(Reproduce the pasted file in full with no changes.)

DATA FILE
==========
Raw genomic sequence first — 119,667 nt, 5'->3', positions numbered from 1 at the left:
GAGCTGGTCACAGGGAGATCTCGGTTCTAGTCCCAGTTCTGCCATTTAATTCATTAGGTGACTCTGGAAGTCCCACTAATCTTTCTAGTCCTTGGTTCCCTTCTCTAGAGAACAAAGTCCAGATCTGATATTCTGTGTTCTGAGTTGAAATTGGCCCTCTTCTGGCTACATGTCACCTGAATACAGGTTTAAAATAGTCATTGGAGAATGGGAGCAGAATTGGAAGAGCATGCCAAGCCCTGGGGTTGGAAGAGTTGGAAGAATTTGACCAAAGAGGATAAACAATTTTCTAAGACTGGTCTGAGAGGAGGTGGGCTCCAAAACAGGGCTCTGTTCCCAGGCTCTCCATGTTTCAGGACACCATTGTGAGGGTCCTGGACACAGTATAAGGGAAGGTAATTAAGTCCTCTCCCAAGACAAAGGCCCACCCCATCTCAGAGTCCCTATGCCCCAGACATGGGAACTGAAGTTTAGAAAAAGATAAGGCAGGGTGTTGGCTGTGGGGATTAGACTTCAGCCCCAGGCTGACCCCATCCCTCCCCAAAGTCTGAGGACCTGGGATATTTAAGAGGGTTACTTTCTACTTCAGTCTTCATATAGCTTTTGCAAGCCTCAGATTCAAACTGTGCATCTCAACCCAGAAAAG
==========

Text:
Raw genomic sequence first — 119,667 nt, 5'->3', positions numbered from 1 at the left:
GAGCTGGTCACAGGGAGATCTCGGTTCTAGTCCCAGTTCTGCCATTTAATTCATTAGGTGACTCTGGAAGTCCCACTAATCTTTCTAGTCCTTGGTTCCCTTCTCTAGAGAACAAAGTCCAGATCTGATATTCTGTGTTCTGAGTTGAAATTGGCCCTCTTCTGGCTACATGTCACCTGAATACAGGTTTAAAATAGTCATTGGAGAATGGGAGCAGAATTGGAAGAGCATGCCAAGCCCTGGGGTTGGAAGAGTTGGAAGAATTTGACCAAAGAGGATAAACAATTTTCTAAGACTGGTCTGAGAGGAGGTGGGCTCCAAAACAGGGCTCTGTTCCCAGGCTCTCCATGTTTCAGGACACCATTGTGAGGGTCCTGGACACAGTATAAGGGAAGGTAATTAAGTCCTCTCCCAAGACAAAGGCCCACCCCATCTCAGAGTCCCTATGCCCCAGACATGGGAACTGAAGTTTAGAAAAAGATAAGGCAGGGTGTTGGCTGTGGGGATTAGACTTCAGCCCCAGGCTGACCCCATCCCTCCCCAAAGTCTGAGGACCTGGGATATTTAAGAGGGTTACTTTCTACTTCAGTCTTCATATAGCTTTTGCAAGCCTCAGATTCAAACTGTGCATCTCAACCCAGAAAAG